Meklit’s paper, Everybody Eats: An Engagement and Education Strategy for California Reparations Initiatives, delves into the crucial role of community engagement in driving meaningful and sustainable change within reparations initiatives, emphasizing the need for active participation and inclusion of affected communities in decision-making processes. Drawing on her personal experiences and academic background in public policy, Meklit explores innovative strategies for community engagement, such as participatory forums and collaborative partnerships that empower individuals to shape the direction and implementation of reparations programs. By highlighting the importance of centering the voices and lived experiences of marginalized communities, Meklit’s paper seeks to bridge the gap between policy design and community needs, ultimately fostering a more inclusive and equitable approach to reparations that uplifts and honors the diverse narratives and aspirations of those impacted by the legacy of slavery.

Picture of David with blurred background

David Dixon (he/him), BRP Fellow

Master of Public Affairs, 2023

UC Berkeley Goldman School of Public Policy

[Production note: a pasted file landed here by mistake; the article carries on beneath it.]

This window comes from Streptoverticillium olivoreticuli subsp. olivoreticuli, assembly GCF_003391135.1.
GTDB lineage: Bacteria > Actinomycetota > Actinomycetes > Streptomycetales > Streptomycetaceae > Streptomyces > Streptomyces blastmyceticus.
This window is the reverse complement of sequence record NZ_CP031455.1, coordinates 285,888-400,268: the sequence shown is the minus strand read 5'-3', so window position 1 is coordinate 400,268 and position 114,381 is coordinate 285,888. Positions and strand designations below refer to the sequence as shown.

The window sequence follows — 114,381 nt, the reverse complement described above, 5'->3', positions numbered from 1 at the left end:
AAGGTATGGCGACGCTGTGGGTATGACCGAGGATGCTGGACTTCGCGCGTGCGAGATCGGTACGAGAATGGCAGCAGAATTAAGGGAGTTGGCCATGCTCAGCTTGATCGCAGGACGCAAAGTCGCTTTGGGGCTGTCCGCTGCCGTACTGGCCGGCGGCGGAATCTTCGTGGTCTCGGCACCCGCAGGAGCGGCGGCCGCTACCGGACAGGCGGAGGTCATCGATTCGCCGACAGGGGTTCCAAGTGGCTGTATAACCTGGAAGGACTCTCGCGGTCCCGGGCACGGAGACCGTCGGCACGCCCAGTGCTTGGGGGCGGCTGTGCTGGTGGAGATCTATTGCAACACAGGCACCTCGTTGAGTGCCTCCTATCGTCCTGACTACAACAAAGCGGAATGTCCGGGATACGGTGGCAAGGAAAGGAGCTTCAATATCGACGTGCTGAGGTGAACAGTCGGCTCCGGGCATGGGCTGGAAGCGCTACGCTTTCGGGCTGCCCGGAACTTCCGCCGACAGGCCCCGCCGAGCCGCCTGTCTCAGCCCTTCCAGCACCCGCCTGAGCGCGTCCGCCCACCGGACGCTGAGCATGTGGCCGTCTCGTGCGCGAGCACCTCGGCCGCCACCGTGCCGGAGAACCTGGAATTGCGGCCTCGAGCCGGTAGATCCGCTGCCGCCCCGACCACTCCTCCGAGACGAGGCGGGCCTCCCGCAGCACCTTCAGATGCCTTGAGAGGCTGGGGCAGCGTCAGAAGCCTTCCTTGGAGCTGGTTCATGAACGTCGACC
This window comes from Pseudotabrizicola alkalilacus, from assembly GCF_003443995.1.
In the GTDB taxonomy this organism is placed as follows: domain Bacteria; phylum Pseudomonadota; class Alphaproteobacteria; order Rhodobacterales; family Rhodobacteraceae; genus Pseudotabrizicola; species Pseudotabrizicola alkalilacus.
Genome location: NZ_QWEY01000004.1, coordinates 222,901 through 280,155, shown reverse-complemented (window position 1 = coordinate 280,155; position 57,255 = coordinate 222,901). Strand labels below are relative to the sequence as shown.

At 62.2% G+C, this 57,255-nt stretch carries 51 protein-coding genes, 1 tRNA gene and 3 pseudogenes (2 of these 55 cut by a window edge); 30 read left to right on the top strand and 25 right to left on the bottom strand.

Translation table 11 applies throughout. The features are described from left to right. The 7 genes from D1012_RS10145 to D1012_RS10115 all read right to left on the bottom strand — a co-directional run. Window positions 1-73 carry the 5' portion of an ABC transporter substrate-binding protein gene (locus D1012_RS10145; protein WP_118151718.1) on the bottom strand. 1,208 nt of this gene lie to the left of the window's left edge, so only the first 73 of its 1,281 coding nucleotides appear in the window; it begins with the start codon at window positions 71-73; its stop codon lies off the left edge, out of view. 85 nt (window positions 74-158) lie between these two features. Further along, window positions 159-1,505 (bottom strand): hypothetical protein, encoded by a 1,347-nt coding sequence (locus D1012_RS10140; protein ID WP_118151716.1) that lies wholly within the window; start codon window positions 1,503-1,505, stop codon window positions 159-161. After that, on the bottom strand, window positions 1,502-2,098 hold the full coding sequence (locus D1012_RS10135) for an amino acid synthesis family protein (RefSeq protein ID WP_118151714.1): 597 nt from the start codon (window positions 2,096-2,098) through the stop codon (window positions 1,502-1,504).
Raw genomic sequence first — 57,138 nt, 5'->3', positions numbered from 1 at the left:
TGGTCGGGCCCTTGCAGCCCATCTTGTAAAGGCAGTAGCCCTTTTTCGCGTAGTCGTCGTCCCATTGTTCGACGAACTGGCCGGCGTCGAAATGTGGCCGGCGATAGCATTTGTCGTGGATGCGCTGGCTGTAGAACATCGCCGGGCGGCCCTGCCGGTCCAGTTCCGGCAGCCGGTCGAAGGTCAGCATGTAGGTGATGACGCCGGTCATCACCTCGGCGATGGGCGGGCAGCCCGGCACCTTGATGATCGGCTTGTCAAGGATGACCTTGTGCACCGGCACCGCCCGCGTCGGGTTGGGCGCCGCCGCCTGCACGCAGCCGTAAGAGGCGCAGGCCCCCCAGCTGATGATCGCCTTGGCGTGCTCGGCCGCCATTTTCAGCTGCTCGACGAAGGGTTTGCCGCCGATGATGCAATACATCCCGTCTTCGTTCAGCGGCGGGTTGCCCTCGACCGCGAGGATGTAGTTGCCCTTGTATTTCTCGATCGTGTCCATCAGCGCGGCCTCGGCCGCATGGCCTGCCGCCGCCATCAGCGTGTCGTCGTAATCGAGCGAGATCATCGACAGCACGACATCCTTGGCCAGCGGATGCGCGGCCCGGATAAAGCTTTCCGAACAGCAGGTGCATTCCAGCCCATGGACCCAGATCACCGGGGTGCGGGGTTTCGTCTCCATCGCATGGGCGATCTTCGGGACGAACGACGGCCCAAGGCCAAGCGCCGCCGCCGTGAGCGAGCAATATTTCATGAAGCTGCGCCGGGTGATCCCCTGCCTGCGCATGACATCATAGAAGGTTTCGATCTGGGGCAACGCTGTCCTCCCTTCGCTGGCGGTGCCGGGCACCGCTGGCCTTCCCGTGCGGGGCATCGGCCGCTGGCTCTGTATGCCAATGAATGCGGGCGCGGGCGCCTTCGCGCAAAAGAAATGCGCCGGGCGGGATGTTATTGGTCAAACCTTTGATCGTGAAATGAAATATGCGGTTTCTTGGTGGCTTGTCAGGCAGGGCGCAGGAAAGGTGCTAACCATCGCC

Project Title: Black Reparations Donor Engagement Strategies

Bio: A product of South and North Carolina, I carry the influence and prayers of my Ancestors, as well as their names. David Henry Francis Dixon, I was named after my father and both grandfathers, likely to celebrate the fact that I was not only the youngest grandchild but also the only boy in three generations. Growing up in a family filled with HBCU graduates and civil rights activists thoroughly shaped my childhood and the man I’ve grown to become today. I attended the University of North Carolina at Charlotte where I majored in History and Africana Studies.

My community organizing career began while in undergrad after witnessing the murders of Trayvon Martin and Michael Brown. I began using the network I built as a student leader to draw attention to the need for us as students to participate in the local political infrastructure. This increased student participation eventually led to the election of Charlotte’s first Black woman Mayor and a Black man as Sheriff. My policy focus areas have been centered around the truly equitable inclusion of marginalized populations into the participatory governance process and expansion of affordable housing options as well advocating for increased wages across all public industries and better worker protections. I’ve had the privilege of organizing across the South through a number of different organizations and campaigns. I bring with me to Berkeley, the stories and experiences of those who are truly on the frontlines feeling the daily effects of our racist, capitalist society. It is my goal to allow these new resources, ideas and experiences to flow through me and back into the communities that need them most.